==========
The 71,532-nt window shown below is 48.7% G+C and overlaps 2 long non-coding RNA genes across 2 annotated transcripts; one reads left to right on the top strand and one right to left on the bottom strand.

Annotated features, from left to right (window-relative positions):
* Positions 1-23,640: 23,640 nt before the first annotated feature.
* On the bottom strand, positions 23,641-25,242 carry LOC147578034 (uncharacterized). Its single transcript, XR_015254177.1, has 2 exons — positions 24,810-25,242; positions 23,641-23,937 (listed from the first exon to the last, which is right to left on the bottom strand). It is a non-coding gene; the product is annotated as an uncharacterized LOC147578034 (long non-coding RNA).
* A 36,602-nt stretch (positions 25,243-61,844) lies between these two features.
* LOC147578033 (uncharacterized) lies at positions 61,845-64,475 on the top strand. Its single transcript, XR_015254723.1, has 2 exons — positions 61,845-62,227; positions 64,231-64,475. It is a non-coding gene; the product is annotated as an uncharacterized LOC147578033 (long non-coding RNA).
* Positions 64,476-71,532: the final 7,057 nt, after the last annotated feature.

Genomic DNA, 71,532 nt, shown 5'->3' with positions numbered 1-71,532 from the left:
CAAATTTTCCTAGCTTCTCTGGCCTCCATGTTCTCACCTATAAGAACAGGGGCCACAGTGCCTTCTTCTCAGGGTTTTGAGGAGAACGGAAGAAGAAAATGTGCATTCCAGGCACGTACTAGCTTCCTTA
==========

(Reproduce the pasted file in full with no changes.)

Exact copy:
The 71,532-nt window shown below is 48.7% G+C and overlaps 2 long non-coding RNA genes across 2 annotated transcripts; one reads left to right on the top strand and one right to left on the bottom strand.

Annotated features, from left to right (window-relative positions):
* Positions 1-23,640: 23,640 nt before the first annotated feature.
* On the bottom strand, positions 23,641-25,242 carry LOC147578034 (uncharacterized). Its single transcript, XR_015254177.1, has 2 exons — positions 24,810-25,242; positions 23,641-23,937 (listed from the first exon to the last, which is right to left on the bottom strand). It is a non-coding gene; the product is annotated as an uncharacterized LOC147578034 (long non-coding RNA).
* A 36,602-nt stretch (positions 25,243-61,844) lies between these two features.
* LOC147578033 (uncharacterized) lies at positions 61,845-64,475 on the top strand. Its single transcript, XR_015254723.1, has 2 exons — positions 61,845-62,227; positions 64,231-64,475. It is a non-coding gene; the product is annotated as an uncharacterized LOC147578033 (long non-coding RNA).
* Positions 64,476-71,532: the final 7,057 nt, after the last annotated feature.

Genomic DNA, 71,532 nt, shown 5'->3' with positions numbered 1-71,532 from the left:
CAAATTTTCCTAGCTTCTCTGGCCTCCATGTTCTCACCTATAAGAACAGGGGCCACAGTGCCTTCTTCTCAGGGTTTTGAGGAGAACGGAAGAAGAAAATGTGCATTCCAGGCACGTACTAGCTTCCTTA